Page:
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Equisetaceae

This family contains exactly one genus, Equisetum.

See list of 8 species in this genus

Equisetum hybrids are rare in New England, with the exception of two nothospecies—E. ×‌litorale and E. ×‌mackaii. Hybrids can be recognized by their white and misshapen spores (rather than green and spherical). Though spore shape is difficult to assess with a hand lens, color is not (i.e., separation of hybrid individuals from fertile parental species is possible without high magnification). Sequence data from cp DNA suggest that the division of horsetails into two genera (Equisetum and Hippochaete) creates a paraphyletic Equisetum because of the basal position of E. bogotense Kunth (Guillon 2004). Therefore, only one genus is recognized here. Dowhan (1979) reported E. ×nelsonii from CT, but specimens are unknown. References: Hauke (1963, 1978, 1993).

  • 1a. Aerial stems monomorphic, unbranched, persisting more than one year (i.e., evergreen); strobilus with an apiculus at its apex [Fig. 25]; stomates sunken below the surface, arranged in single lines on each side of stem grooves (view at 30 ×)
    • 2a. Stems 14- to 50-ridged; leaves articulated to and deciduous from the sheaths; central cavity greater than 50% of the stem diameter; strobili 10–20 mm tall
    • 2b. Stems 3- to 12-ridged; leaves not articulated to the sheaths and persistent on them; central cavity up to 35% of the stem diameter; strobili 2–10 mm tall
  • 1b. Aerial stems monomorphic or dimorphic (i.e., the vegetative and spore-bearing stems
differing in appearance), commonly with regular whorls of branches (except in unbranched forms of E. fluviatile and E. palustre), deciduous at the end of the growing season;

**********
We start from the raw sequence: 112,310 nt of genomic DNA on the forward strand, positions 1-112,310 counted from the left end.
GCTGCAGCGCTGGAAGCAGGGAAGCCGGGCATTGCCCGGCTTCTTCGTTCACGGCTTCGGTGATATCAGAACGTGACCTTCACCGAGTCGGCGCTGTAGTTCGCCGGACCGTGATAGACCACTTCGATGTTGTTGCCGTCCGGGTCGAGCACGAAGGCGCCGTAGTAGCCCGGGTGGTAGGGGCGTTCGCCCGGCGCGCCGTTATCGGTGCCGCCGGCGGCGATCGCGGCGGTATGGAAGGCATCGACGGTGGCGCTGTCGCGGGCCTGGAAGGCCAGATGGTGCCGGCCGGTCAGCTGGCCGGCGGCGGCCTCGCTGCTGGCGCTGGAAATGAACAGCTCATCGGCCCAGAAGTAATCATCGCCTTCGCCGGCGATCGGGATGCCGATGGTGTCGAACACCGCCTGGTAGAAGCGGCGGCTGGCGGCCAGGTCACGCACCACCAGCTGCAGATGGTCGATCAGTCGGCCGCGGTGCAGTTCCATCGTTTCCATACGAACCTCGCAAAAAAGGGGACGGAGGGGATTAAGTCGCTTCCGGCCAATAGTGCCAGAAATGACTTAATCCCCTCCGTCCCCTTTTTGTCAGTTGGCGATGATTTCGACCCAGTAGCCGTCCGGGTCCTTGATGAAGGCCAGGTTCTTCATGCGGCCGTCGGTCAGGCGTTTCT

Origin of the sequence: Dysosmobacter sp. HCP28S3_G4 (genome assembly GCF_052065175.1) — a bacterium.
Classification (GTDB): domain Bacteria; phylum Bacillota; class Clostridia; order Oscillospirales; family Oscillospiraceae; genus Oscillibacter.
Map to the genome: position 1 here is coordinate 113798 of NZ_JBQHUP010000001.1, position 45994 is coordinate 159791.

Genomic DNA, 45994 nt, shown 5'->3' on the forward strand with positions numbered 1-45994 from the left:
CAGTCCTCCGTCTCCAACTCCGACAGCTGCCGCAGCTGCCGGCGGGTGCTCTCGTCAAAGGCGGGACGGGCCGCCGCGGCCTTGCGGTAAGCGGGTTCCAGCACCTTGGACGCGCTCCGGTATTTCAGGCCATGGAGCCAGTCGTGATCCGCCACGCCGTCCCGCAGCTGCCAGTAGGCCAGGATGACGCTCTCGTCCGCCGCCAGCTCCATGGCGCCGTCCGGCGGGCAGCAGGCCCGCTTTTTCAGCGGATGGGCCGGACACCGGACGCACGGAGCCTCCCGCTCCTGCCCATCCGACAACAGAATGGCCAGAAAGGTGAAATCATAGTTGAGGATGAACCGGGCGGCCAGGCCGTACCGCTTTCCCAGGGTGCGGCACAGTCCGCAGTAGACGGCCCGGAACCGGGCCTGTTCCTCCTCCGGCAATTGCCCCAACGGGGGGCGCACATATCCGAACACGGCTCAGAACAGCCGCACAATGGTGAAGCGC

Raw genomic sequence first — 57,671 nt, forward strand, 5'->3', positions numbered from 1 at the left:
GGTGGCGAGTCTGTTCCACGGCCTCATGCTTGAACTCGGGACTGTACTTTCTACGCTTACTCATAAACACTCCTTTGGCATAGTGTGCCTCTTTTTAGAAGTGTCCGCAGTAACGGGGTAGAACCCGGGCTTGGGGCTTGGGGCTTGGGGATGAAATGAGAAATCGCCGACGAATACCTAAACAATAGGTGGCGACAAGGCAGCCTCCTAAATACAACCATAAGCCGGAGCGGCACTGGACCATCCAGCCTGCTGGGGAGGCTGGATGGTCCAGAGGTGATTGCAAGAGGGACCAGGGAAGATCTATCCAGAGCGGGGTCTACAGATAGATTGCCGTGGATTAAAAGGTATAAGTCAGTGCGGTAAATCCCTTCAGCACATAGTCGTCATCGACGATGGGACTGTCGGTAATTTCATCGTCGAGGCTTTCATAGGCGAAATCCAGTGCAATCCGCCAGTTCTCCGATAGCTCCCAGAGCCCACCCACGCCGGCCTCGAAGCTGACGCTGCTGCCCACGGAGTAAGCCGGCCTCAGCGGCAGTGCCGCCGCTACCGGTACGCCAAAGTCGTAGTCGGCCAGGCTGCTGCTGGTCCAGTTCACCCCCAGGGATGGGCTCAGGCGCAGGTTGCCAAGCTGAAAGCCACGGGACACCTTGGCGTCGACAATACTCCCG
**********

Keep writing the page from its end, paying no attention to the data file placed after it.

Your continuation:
strobilus rounded at its apex; stomates on the surface, scattered or in bands on each side 
of stem grooves
    • 4a. Strobili appearing in summer, borne on firmer, green, photosynthetic stems that 
persist throughout the season (i.e., stems monomorphic); length of the first internode of each branch shorter than its subtending stem sheath (or sometimes the branches absent) 
 [Figs. 23,24]; grooves of branches rounded (i.e., U-shaped in cross-section)
      • 5a. Leaves numbering 12–24 per sheath, 1.5–3 mm long, dark throughout or with a narrow, white band [Fig. 23]; stems with 9–25 low ridges; central cavity 75% or more 
of the stem diameter
      • 5b. Leaves numbering 5–10 per sheath, 2–5 mm long, with prominent white margins [Fig. 24]; stems with 5–10 prominent ridges; central cavity less than 35% of the 
stem diameter
    • 4b. Strobili appearing in spring, borne on soft, pink to light brown stems, the green, photosynthetic stems forming or appearing later (i.e., stems dimorphic); length of the first internode of each branch equal to or exceeding its subtending stem sheath [Fig. 22]; grooves of branches channeled (i.e., C-shaped in cross-section)
      • 6a. Leaves red-brown, cohering in 3 or 4 large groups, papery; branches of the stem compound (i.e., again branched)
      • 6b. Leaves largely brown to black, separate or in 4 or more small groups, firm; branches of the stem simple (except sometimes in damaged plants)
        • 7a. Reproductive stems without stomates, promptly senescing; leaves of the main axis dark at the margin or with a very thin, obscure white margin, those of the branches subulate; central cavity ca. 25% of the stem diameter; stem internodes smooth to moderately scabrous
        • 7b. Reproductive stems with stomates, becoming green and branched; leaves 
of the main axis with a prominent white margin, those of the branches triangular; central cavity 35–50% of the stem diameter; stem internodes evidently scabrous

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 Show photos of:   Each photo represents one species in this genus.